After about eight relatively healthy years — except for migraines — Mom got rheumatic fever. She was sick and it affected her heart. She was an invalid for two years this time. She didn’t leave her bedroom for a year or the house for a second year. Her first husband, a physician, jokingly said that she was made of ‘biological junk.’

Mom at around 28 or 29

Before she got sick, Mom had been studying acting along with fellow students like Stella Adler, Karl Malden, Susan Strasberg and Buddy Epson. I believe that Lee Strasberg was one of her teachers. She had caught the eye of a Hollywood producer. He wanted Mom and her fellow student and friend, Judy Tuvim, to go to LA for a screen test. But first they were both told to lose ten pounds for the camera. Mom had just started her diet when she got sick.

Her friend, Judy, went on to become Judy Holliday. She ‘made it big’ and starred in Broadway version of “Born Yesterday” and the musical ‘The Bells Are Ringing,” then again in the Hollywood versions. Unfortunately Judy’s career was cut short. She died at 44 of breast cancer.

Professional Head Shot

Mom was left with scar tissue on her heart, which in those days, meant permanent heart damage. She was told she could no longer act, dance, play tennis or do anything strenuous. She had to lead a more sedentary life from then on. She couldn’t continue in acting so she decided to go back to school, finish college and study psychology — due to the influence of her former therapist and family friend, Abram Kardiner, who was soon to become my father.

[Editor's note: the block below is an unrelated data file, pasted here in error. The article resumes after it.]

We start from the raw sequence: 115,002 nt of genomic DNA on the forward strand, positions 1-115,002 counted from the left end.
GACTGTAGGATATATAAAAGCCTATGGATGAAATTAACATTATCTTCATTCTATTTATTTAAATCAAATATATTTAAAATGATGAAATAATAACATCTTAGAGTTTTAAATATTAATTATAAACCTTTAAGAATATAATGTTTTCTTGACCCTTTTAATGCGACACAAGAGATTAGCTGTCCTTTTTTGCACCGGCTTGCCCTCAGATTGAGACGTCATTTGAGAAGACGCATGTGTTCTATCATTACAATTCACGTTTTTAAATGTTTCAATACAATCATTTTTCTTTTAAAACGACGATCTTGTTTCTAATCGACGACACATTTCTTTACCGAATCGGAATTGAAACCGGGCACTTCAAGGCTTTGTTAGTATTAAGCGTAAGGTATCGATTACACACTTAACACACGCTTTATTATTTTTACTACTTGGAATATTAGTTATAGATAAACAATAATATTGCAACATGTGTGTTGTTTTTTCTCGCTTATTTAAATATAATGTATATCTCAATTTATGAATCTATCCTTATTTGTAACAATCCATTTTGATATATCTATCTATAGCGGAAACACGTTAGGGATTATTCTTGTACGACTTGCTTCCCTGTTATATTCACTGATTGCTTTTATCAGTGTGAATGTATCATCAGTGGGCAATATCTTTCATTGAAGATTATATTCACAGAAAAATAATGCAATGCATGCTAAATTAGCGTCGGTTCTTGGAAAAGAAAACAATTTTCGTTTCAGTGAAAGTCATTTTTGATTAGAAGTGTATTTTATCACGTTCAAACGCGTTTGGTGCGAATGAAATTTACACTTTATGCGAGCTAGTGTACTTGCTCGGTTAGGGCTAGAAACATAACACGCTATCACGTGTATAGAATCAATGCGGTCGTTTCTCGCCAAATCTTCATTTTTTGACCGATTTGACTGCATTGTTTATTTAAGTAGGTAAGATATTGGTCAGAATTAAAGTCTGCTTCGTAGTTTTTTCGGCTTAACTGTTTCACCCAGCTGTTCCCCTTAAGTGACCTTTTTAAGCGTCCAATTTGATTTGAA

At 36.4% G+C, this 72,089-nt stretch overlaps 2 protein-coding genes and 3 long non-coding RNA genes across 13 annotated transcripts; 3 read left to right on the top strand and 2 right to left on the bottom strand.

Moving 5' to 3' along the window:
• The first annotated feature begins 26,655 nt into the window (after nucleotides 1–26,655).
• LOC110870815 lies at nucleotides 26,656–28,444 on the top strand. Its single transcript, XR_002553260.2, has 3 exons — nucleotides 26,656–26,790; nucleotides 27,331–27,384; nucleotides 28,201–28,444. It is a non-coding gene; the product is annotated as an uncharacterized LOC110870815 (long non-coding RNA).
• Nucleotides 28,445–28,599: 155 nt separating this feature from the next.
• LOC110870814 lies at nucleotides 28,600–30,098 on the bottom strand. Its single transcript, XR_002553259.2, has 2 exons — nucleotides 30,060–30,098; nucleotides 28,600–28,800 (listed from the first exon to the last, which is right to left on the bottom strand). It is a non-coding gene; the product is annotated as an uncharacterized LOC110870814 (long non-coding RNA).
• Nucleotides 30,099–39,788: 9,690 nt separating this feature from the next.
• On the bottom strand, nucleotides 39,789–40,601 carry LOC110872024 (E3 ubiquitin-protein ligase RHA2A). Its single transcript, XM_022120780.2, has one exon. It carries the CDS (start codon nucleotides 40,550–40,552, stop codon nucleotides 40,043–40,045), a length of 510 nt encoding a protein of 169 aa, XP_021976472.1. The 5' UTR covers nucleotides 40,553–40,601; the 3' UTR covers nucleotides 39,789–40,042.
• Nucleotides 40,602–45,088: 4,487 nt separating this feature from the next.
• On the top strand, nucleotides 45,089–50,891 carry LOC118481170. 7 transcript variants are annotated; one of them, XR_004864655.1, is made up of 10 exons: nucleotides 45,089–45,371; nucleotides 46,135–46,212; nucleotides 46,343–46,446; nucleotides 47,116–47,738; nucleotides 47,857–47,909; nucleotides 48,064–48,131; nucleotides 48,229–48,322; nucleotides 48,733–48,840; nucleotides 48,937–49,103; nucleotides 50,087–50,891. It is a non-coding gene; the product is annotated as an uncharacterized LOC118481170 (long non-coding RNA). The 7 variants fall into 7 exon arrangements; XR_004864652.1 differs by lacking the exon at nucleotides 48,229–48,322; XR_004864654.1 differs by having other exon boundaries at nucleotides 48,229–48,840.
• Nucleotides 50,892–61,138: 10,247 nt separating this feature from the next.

Shortly after she started school again, her first husband died of a massive heart attack at the age of 43. She was 29. Three years later, she married my father and had me. When I was five or six and she was 38 or 39 at which time she was diagnosed with  lupus erythematosus, a chronic inflammatory disease and it affected her heart. Again. She was warned had to stay out of the sun and would be extremely sensitive to any kind of systemic infection. Exposure to the sun or to an infection like strep throat could trigger a lupus episode with potentially lethal results.

She had to be careful. She was warned to never take public transportation — especially airplanes — because they were breeding grounds for infections. Difficult since she was living in New York City.